In order for producers to make decisions regarding disease management, they must understand the options that they have. These options depend on disease biology, prevention techniques, tests for infection and their costs, treatments available, market reactions, as well as industry and government programmes and policies. Disease biology includes transmission modes and rates, disease evolution (for example, length of time to infectious period), production losses associated with the disease, and mortality rate (where applicable).
Practical training for farmers should include:
- Principles of anatomy and physiology of the livestock animals.
- Principles of nutrition and pasture ecology.
- Animal diseases of local importance: clinical and post mortem signs, epidemiology, prevention, treatment. Applying first aid, the use of basic veterinary medicines (wound treatments, dips, anthelmintics, antibiotics, trypanocides, babesiacides, vaccines, care and storage of medicines and vaccines, and the use and care of syringes).
- The basic principles of sero-surveillance campaigns ─ how to draw blood and store sera.
Modelling disease outbreaks and spread can provide valuable information for the development of management strategies. Modelling involves studying disease distribution and patterns of spread to determine the scale of a problem.This information is used to develop a model that can predict the spread of disease. Disease modelling requires prior knowledge of animal population distributions and ecology, diseases present and methods of disease transmission. Modelling can be used to assess potential disease impacts and develop contingency plans.
Geographic Information System (GIS) software can play a key role in livestock disease management. The main advantage of GIS software is not just that the user can see how a disease is distributed geographically, but also that an animal disease can be viewed against other information. For example, maps that show possible impacts of climate change on rainfall patterns, crop yields and flooding. The disease presence can then be related to these factors and more easily appreciated visually.This is important in relation to managing and responding to the changes in distribution of diseases due to changing climate (FAO, 1999). The role of indigenous knowledge in livestock disease management under climate change is shown in Box 2 below.
Box 2: The Role of Indigenous Knowledge in Livestock Disease Management under Climate Change
Indigenous knowledge about livestock disease management has been shown, in certain cases, to be cost-effective, sustainable, environmentally friendly and practical. Practices include:
Source: Niamir-Fuller, 1994; Moonga and Chitambo, 2010; Environmental Council of Zambia, 2009
A lack of strong institutions and political will to monitor disease status effectively can produce a considerable barrier to livestock disease management. Difficulties in eradication of disease may also be exacerbated by many small-scale and backyard producers, infected wildlife, smuggling, and cockfighting (FAO, 2003). If there is no compensation for stamping out disease through slaughter, then producers, particularly small-scale producers, may be reluctant to participate. If they do participate it may mean that they no longer can afford to produce (FAO, 2003).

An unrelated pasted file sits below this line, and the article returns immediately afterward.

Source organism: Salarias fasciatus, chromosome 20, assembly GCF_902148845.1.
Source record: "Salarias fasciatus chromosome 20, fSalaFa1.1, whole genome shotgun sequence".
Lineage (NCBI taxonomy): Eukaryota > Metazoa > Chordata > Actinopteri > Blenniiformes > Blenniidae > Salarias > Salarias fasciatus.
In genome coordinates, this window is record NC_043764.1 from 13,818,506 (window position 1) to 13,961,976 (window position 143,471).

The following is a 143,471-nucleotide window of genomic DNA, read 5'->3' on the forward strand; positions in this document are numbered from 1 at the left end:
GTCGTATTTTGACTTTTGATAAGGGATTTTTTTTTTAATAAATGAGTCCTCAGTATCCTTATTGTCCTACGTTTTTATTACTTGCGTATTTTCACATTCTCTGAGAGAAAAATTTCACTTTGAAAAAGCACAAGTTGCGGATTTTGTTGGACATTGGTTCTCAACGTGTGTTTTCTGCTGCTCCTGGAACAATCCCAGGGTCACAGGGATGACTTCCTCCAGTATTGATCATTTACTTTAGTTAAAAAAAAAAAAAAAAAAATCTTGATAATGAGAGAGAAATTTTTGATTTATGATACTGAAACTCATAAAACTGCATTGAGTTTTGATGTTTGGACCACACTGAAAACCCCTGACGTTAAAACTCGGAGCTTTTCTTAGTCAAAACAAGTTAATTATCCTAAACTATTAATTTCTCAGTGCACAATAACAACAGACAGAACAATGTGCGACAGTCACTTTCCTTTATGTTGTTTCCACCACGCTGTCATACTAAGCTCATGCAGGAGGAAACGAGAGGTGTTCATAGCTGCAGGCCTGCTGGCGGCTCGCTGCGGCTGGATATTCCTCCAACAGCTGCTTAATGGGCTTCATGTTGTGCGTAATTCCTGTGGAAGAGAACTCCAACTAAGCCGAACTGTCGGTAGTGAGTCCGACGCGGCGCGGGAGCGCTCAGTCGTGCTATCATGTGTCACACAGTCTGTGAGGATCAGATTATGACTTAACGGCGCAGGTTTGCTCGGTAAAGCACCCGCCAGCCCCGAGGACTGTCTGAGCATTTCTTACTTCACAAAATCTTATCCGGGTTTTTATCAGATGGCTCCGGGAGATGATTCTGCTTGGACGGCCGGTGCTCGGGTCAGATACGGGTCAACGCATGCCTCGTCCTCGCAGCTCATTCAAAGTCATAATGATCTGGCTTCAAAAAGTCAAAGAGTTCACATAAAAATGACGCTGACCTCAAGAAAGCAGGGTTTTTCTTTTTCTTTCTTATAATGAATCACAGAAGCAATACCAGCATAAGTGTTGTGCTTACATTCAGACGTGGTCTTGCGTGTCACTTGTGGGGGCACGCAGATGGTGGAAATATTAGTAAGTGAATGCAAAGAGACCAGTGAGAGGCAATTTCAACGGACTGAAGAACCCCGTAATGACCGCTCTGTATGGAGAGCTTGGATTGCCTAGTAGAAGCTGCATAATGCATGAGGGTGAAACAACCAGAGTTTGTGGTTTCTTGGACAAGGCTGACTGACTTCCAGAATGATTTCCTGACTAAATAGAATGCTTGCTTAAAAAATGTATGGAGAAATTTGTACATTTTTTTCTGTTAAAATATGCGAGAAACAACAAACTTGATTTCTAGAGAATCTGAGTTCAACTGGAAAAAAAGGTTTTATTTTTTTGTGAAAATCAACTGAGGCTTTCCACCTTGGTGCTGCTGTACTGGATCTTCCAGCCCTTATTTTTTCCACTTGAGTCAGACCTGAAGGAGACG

Where the disease organism has built up resistance against vaccines or the animal has built resistance against the disease there is an opportunity for incorporating simple, high-tech genetic approaches such as selective breeding. National planning for livestock disease management also presents an opportunity to improve agricultural support services in rural areas and to incorporate indigenous knowledge into formal prevention and control plans, thereby unlocking the potential of low-cost interventions and disseminating information on traditional lessons and experiences to a wider audience. Trans-border collaboration can provide an opportunity to strengthen veterinary services and can improve the effectiveness of disease management programmes through harmonisation of prevention and control measures, such as disease reporting and surveillance.
Environmental Council of Zambia (2009) Second National Communication under the United Nations Framework Convention on Climate Change. Lusaka. Republic of Zambia.
FAO (1999) Manual on Livestock Disease Surveillance and Information Systems, FAO, Rome
FAO (2003a) Trade Reforms and Food Security: Conceptualizing the Linkages, Commodities and Trade Division, FAO, Rome, 2003.
FAO (2003b) Project on Livestock Industrialisation, Trade and Social-Health-Environment Impacts in Developing Countries; FAO, Rome, 2003.
IFAD (The International Fund for Agricultural Development) (2002) ‘The Rural Poor’ in World Poverty Report, IFAD, Rome
McInerney, J. P., K.S. Howe and J.A. Schepers (1992) “A framework for the economic analysis of disease in farm livestock.” Preventive Veterinary Medicine. 12:137-154.
Moonga, E. and H. Chitambo (2010) The role of Indigenous Knowledge and Biodiversity in Livestock Disease Management under Climate Change, paper presented at the 2nd International Conference: Climate, Sustainability and Development in Semi-arid Regions August 16 - 20, 2010, Fortaleza - Ceará, Brazil
Niamir-Fuller, M. (1994) Women Livestock Managers in the Third World: Focus on Technical Issues Related to Gender Roles In Livestock Production, Staff Working Paper 18, Rome, IFAD
Wobeser, G. (2002) Scientific and Technical Review of the Office International des Epizooties 21(1), 159-178.